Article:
Brandon Morelli

@bmorelli25

JavaScript: Learn Regular Expressions for Beginners

Not too long ago regular expressions were terrifying to me — to my untrained eye they were nothing more than large strings of gibberish. Unfortunately, I let those strings of ‘gibberish’ scare me for far too long. When I finally decided to make the plunge and learn what regex was all about, I was surprised at how simple the basic concepts were to learn.

Don’t make the same mistake I did. Yes, regex can be very complex, but it’s actually pretty easy to learn the basics. So, that’s why I’m here. Jump in and learn basic regex with me… (and don’t forget to follow me on Medium!)

In JavaScript, a regular expression is simply a type of object that is used to match character combinations in strings.

Make your first Regular Expression

There are two ways to construct a regular expression, by using a regular expression literal, or by using the regular expression constructor. Below, you’ll see an example of each of the methods. Each represent the same pattern — the character ‘c’ followed by ‘a’ followed by ‘t’.

// Regular Expression Literal - Uses slashes ( / ) to enclose
var option1 = /cat/;
// Regular Expression Constructor
var option2 = new RegExp("cat");

As a general rule, if your regular expression will remain constant, i.e. your expression will not be changing, it is best to use a regex literal. If your regular expression will be changing, or relying on other variables, it is better to use the constructor method.

RegExp.prototype.test()

Remember when I said a regular expression is an object? This means they have a number of methods we can use. The most basic method is test, which returns a Boolean:

  • True: the string contains a match of the regex pattern
  • False: no match found
console.log(/cat/.test(“the cat says meow”));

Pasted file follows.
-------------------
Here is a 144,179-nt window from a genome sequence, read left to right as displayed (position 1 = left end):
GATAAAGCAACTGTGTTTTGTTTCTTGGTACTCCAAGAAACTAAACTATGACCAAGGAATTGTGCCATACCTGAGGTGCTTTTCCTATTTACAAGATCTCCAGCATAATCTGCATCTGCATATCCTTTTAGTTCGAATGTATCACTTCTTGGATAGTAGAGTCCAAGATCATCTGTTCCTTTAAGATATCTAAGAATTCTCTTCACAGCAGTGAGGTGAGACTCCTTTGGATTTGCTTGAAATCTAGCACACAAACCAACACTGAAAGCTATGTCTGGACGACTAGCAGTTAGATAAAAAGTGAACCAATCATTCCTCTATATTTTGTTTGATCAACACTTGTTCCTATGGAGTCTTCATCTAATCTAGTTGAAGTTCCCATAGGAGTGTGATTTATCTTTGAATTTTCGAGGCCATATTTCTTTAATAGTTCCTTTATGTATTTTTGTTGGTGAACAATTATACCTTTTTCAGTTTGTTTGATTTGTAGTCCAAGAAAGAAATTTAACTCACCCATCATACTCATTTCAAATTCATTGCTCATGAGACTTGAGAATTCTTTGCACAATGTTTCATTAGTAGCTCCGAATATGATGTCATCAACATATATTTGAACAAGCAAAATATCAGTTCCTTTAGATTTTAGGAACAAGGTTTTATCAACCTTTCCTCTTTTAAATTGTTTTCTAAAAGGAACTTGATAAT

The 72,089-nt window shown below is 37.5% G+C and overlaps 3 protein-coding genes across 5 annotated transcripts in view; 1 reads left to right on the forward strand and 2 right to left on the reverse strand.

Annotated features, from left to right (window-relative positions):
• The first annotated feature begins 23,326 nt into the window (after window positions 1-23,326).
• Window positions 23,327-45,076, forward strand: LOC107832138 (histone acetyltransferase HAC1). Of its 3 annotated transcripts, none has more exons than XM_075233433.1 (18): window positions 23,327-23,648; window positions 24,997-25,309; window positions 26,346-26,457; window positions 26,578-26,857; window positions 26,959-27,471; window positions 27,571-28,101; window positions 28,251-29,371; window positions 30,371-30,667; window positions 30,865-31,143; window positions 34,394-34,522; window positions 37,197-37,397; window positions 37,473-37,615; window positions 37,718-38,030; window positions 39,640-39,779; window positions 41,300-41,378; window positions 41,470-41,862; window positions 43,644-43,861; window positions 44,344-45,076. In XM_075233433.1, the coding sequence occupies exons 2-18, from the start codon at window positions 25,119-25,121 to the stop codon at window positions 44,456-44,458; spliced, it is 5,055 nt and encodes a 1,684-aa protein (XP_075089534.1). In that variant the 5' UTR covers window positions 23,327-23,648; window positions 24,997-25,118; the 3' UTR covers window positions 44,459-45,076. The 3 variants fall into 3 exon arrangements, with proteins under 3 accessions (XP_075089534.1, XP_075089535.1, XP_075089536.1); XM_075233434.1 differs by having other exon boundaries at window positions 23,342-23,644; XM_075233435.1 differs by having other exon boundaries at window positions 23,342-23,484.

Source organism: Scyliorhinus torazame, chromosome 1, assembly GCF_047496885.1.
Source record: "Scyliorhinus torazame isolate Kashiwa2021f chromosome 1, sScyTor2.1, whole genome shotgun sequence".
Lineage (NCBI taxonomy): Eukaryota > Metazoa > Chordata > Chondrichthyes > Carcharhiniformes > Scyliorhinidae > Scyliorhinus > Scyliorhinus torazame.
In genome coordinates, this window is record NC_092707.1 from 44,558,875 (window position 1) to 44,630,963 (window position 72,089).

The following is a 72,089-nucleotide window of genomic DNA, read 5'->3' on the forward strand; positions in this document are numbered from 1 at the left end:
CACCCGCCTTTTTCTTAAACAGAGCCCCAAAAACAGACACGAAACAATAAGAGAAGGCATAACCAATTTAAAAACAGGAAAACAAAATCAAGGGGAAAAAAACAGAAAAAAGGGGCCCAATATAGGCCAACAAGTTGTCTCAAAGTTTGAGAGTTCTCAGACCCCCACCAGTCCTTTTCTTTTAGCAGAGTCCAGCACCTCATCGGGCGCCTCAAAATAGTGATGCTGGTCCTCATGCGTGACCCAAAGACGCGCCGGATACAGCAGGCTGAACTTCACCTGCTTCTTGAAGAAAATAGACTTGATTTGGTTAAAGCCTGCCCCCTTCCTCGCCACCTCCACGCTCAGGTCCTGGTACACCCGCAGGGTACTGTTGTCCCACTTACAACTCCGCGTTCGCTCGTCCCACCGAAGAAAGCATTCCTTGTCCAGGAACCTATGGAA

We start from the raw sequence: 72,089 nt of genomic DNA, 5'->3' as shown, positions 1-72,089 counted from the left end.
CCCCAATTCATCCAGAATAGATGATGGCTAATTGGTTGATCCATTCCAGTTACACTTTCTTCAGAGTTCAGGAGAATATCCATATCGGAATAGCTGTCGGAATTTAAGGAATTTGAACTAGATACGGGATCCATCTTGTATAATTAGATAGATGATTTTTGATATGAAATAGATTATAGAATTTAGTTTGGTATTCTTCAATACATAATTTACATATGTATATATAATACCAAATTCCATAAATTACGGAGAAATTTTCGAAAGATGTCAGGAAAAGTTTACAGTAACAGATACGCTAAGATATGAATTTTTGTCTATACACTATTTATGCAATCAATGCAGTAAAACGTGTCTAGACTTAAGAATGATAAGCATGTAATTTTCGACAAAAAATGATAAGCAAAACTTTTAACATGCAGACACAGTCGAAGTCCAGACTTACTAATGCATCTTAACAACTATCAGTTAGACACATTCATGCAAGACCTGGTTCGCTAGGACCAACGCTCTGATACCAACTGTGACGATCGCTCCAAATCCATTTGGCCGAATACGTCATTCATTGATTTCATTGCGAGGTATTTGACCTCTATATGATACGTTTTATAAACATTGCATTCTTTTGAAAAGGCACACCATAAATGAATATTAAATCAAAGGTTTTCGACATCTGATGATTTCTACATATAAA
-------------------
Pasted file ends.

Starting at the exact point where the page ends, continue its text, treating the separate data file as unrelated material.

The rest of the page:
// true
console.log(/cat/.test(“the dog says bark”));
// false

Basic Regex Cheat Sheet

Honestly, the trick to learning regular expressions is memorizing the common character groups and symbols. I strongly encourage you to take a few hours and memorize the table below, then come back and we’ll continue learning. If you prefer to learn as you read, I’ll still introduce everything as we go, you just may have to refer back here from time to time.

Symbols

  • . — (period) Matches any single character, except for line breaks.
  • * — Matches the preceding expression 0 or more times.
  • + — Matches the preceding expression 1 or more times.
  • ? — Preceding expression is optional (Matches 0 or 1 times).
  • ^ — Matches the beginning of the string.
  • $ — Matches the end of the string.

Character groups

  • \d — Matches any single digit character.
  • \w — Matches any word character (alphanumeric & underscore).
  • [XYZ] — Character Set: Matches any single character from the character within the brackets. You can also do a range such as [A-Z]
  • [XYZ]+ — Matches one or more of any of the characters in the set.
  • [^A-Z] — Inside a character set, the ^ is used for negation. In this example, match anything that is NOT an uppercase letter.

Flags:

  • There are five optional flags. They can be used separately or together and are placed after the closing slash. Example: /[A-Z]/g I’ll only be introducing 2 here.
  • g — Global search
  • i case insensitive search

Advanced

  • (x) — Capturing Parenthesis: Matches x and remembers it so we can use it later.
  • (?:x) — Non-capturing Parenthesis: Matches x and does not remembers it.
  • x(?=y) — Lookahead: Matches x only if it is followed by y.

Test()-ing our Learning: